Feeds

Paper computers: Not mere pulp fiction

That’s torn it

Intelligent flash storage arrays

IT printing

Now let’s put these issues together – the evergreen potential of microscopic, high-resolution printing, the biological sustainability of managed (but unfarmed) plant life, and our increasing dependency upon short-life electronics whose components are largely unrecyclable.

PARIS space programme

21st century paper tech: El Reg's own space programme in 2010

To my typically confused mind, I think there may be a way of using embarrassingly obsolete technology such as print-on-paper to save the Earth. Instead of printing circuits onto plastic, print them onto paper.

According to research engineers in the Nanoelectronics Lab at the University of Cincinnati, paper has a lot going for it as a substrate for electronics: “It’s lightweight, flexible and biodegradable, and it comes from a renewable resource.” You can do a lot to customise the surface properties and strength of paper and, of course, it can be made stiff or flexible, as you wish.

Getting down to the detail, there are seemingly endless challenges to keep the manufacturing cost down, even though the material cost should be much lower than plastic. Another problem is trying to gain commercial backing for a concept that sounds like the kind of nutty idea you’d giggle at on Tomorrow’s World: “Five years from now, we will be wearing paper pants and eating meals extracted from dragonfly buttocks.”

Possibly the most obvious limitation of paper-based electronics – paper deteriorates quickly – is its most attractive proposition. Given that tablets, smartphones and other gadgets tend to get ditched and replaced in a nine-monthly cycle, built-in biodegradable obsolescence should be a boon to both manufacturers and consumers alike. Make use of organic materials to form the semiconductor ‘ink’ and you have the ultimate in recyclable, disposable electronics.

The only drawback is that it’ll be difficult to sell the things on eBay when you’re bored of them. By then, they won’t be worth (he he) the paper they’re printed on. ®

Alistair DabbsAlistair Dabbs is a freelance technology tart, juggling IT journalism, editorial training and digital publishing. He is worried that ten years from now we’ll be laughing at how people who ought to have known better seriously believed that there was a big future for tablets – like William Woollard’s paper pants.

Security for virtualized datacentres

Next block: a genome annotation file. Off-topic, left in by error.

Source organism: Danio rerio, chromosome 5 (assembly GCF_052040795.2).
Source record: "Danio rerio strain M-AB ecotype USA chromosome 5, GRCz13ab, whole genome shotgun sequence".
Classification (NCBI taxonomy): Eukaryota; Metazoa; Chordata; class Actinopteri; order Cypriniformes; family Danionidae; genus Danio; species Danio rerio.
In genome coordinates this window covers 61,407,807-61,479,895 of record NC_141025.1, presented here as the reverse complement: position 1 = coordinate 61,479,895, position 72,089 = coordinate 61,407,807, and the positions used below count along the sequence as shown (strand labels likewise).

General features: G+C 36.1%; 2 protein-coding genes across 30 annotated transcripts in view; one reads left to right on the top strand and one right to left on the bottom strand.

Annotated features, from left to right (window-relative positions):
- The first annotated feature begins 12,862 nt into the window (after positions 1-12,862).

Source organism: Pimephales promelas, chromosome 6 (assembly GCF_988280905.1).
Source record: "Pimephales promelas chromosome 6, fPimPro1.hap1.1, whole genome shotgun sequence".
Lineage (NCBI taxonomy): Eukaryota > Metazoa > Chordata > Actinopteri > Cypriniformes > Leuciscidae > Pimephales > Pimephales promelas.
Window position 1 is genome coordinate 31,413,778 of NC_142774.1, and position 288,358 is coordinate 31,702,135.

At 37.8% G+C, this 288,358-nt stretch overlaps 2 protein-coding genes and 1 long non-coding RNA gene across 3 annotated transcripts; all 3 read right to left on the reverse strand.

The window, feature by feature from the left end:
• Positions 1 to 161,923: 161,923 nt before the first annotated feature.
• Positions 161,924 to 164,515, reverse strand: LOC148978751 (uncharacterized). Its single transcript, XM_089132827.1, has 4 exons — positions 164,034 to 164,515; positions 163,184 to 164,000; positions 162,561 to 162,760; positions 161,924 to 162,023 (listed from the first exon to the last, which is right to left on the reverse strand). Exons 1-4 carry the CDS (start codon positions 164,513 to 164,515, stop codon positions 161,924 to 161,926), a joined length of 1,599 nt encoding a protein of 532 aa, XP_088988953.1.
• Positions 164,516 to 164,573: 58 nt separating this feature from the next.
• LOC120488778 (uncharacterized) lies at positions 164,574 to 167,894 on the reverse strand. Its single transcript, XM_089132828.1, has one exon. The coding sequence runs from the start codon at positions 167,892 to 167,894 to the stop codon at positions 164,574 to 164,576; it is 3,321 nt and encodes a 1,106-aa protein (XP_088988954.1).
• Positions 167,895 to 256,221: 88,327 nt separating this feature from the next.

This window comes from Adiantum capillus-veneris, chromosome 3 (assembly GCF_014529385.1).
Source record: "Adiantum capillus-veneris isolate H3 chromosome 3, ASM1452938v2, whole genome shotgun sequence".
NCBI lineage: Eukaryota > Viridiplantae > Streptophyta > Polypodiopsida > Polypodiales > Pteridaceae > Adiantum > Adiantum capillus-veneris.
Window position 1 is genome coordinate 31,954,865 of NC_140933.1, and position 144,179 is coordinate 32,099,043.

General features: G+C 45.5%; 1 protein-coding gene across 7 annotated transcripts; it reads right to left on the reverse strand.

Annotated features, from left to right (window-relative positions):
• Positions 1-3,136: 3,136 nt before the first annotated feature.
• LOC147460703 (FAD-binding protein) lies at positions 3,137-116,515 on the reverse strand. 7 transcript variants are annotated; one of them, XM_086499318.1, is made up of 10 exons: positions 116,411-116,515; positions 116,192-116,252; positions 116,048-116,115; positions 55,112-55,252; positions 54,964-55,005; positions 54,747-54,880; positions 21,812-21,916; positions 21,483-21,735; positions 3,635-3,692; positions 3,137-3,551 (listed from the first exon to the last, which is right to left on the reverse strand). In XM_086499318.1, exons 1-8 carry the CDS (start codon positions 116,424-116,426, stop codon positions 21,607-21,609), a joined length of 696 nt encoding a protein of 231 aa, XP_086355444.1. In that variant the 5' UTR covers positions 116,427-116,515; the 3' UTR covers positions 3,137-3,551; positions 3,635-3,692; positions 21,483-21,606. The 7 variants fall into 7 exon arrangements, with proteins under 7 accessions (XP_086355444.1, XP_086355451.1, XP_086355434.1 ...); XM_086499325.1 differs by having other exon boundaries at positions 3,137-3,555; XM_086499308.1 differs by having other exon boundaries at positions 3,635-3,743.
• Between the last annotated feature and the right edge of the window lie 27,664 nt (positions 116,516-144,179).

More from The Register

next story
PEAK APPLE: iOS 8 is least popular Cupertino mobile OS in all of HUMAN HISTORY
'Nerd release' finally staggers past 50 per cent adoption
Tim Cook: The classic iPod HAD TO DIE, and this is WHY
Apple, er, couldn’t get parts for HDD models
Apple spent just ONE DOLLAR beefing up the latest iPad Air 2
New iPads look a lot like the old one. There's a reason for that
Google Glassholes are UNDATEABLE – HP exec
You need an emotional connection, says touchy-feely MD... We can do that
Microsoft fitness bands slapped on wrists: All YOUR HEALTH DATA are BELONG TO US
Wearable will deliver 'actionable insights for healthier living'
Lawyers mobilise angry mob against Apple over alleged 2011 Macbook Pro crapness
We suffered 'random bouts of graphical distortion' - fanbois
Caterham Seven 160 review: The Raspberry Pi of motoring
Back to driving's basics with a joyously legal high
Back to the ... drawing board: 'Hoverboard' will disappoint Marty McFly wannabes
Buzzing board (and some future apps) leave a lot to be desired
prev story

Whitepapers

Choosing cloud Backup services
Demystify how you can address your data protection needs in your small- to medium-sized business and select the best online backup service to meet your needs.
Getting started with customer-focused identity management
Learn why identity is a fundamental requirement to digital growth, and how without it there is no way to identify and engage customers in a meaningful way.
High Performance for All
While HPC is not new, it has traditionally been seen as a specialist area – is it now geared up to meet more mainstream requirements?
Intelligent flash storage arrays
Tegile Intelligent Storage Arrays with IntelliFlash helps IT boost storage utilization and effciency while delivering unmatched storage savings and performance.
The Heartbleed Bug: how to protect your business with Symantec
What happens when the next Heartbleed (or worse) comes along, and what can you do to weather another chapter in an all-too-familiar string of debilitating attacks?